• Narcissists believe they are above the law and have a sense of superiority which makes them treat boundaries as a challenge. If they cheat on you, you are expected to forgive them because it was your fault that they cheated.
  • They are constantly challenging authority, and quickly dismiss people who are at the top or are experts. If a psychologist diagnosis them, they might refuse to accept that they are narcissistic because they know themselves better than the psychologist. Because of this, counselling seldom works on narcissists. They would also belittle their bosses or anyone they don’t agree with in front of others.
  • Narcissists use Gaslighting to maintain dominance. It is where your ex challenges your perception of reality where they spin a different version of the events. This makes you question your own perception and memory since they are always coming out in the positive light.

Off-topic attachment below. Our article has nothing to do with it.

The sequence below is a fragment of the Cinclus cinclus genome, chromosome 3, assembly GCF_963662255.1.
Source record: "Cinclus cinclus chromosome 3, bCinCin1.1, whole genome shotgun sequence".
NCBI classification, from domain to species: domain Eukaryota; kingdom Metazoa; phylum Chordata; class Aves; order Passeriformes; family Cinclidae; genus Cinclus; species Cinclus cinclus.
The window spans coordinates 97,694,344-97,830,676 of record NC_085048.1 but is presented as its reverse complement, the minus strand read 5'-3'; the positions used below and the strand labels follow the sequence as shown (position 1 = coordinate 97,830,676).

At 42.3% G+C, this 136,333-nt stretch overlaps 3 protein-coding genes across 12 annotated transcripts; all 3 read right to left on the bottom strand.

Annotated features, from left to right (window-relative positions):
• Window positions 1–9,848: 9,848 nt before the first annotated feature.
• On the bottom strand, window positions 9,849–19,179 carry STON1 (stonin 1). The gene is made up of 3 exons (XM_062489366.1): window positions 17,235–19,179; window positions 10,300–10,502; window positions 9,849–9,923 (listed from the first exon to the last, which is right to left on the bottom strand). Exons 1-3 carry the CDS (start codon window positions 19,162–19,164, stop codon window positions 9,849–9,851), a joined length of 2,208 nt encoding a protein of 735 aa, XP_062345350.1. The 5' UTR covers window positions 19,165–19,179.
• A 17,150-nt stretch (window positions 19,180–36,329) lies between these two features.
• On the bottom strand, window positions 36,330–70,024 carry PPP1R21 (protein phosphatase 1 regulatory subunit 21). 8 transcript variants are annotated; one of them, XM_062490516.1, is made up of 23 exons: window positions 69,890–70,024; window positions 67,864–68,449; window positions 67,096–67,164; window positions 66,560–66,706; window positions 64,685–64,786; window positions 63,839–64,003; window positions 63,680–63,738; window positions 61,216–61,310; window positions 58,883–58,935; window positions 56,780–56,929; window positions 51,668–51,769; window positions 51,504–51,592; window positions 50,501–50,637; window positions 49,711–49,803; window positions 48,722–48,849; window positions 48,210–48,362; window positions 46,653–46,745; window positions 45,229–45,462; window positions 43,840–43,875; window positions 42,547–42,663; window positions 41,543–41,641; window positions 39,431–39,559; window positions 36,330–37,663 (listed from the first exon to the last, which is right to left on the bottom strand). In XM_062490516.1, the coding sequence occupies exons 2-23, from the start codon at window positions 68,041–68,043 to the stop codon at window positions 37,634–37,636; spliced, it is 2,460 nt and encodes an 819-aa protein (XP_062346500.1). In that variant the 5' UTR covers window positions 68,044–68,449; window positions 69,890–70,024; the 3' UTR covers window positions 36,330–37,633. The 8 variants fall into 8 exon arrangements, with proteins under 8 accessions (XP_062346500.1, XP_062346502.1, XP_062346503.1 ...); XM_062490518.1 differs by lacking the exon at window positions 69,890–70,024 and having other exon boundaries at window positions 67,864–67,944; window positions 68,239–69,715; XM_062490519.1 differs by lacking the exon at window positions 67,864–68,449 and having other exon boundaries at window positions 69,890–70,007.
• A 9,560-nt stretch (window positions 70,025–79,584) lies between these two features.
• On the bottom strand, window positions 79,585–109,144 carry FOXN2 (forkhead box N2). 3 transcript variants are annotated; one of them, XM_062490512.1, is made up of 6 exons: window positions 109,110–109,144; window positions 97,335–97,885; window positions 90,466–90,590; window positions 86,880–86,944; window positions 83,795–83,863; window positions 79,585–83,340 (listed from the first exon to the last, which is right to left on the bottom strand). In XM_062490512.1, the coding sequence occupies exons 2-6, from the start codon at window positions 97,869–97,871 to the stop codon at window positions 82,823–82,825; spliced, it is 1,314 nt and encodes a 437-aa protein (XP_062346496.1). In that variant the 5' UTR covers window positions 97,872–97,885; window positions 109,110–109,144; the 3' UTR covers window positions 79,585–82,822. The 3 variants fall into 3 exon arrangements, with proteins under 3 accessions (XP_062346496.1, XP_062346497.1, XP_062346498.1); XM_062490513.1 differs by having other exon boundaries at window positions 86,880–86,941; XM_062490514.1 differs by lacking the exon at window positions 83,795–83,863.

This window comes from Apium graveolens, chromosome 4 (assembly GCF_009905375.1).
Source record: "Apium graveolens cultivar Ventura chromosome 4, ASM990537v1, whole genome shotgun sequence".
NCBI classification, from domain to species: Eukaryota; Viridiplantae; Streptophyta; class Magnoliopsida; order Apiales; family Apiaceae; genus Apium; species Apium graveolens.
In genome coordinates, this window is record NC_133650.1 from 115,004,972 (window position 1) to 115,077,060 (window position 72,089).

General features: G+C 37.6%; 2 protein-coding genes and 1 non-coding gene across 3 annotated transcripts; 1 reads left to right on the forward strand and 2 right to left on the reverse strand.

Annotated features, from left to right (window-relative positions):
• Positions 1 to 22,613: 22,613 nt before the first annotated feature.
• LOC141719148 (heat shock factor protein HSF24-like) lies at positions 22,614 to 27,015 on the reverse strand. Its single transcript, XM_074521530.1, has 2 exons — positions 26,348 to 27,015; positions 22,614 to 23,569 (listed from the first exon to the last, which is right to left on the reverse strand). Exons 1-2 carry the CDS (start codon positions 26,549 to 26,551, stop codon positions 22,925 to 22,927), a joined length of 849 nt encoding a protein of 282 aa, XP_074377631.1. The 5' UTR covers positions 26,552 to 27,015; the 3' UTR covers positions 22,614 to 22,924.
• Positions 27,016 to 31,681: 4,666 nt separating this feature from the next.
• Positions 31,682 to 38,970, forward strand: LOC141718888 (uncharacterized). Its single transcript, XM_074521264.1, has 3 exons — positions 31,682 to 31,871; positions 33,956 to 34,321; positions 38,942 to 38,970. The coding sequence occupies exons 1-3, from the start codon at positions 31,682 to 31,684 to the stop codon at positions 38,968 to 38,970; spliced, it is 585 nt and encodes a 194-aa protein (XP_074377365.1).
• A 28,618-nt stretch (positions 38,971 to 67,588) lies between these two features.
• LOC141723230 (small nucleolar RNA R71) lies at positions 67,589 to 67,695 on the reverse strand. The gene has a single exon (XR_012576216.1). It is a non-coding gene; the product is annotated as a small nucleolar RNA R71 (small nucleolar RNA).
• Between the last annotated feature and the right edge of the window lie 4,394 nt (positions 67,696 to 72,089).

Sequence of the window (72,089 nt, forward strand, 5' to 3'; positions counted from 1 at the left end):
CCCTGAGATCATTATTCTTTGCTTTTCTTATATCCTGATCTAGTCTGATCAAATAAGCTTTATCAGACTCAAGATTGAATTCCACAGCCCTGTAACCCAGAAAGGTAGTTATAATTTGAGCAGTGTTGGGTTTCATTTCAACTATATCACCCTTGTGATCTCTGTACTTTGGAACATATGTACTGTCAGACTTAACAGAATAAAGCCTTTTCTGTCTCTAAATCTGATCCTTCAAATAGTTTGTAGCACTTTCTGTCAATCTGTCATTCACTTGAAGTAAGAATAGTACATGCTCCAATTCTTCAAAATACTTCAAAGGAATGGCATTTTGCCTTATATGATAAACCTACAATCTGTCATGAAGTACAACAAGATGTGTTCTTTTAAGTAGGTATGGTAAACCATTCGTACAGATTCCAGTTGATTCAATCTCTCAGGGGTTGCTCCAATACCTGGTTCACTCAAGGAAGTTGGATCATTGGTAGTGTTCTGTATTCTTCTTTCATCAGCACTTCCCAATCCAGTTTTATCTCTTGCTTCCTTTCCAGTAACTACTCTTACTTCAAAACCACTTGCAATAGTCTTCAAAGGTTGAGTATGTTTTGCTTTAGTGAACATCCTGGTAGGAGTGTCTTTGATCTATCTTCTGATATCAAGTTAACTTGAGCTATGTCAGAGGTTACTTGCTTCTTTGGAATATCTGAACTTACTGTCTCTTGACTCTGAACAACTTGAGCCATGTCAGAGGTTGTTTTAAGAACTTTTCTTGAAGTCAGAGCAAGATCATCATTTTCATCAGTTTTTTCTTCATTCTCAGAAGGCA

• Their hearts are full of envy for anyone who is better than them. If your ex is constantly putting you down and finds it impossible to support your success, it is a clear sign of narcissism. They view anyone who does better them as a threat.
  • Your narcissistic ex has no respect for your boundaries. They feel they are entitled to the things they want and will use anyone to get it. They have no regard to your things, privacy or even feelings. Anything that is yours is theirs by default.

Challenges of Co-Parenting With a Narcissist

When you are sharing custody with a narcissist, these are the challenges you can expect:

  • They may not agree to the custody and other arrangements.
  • They would try to use your children against you.
  • They are unwilling to be agreeable or nice even for the child’s sake.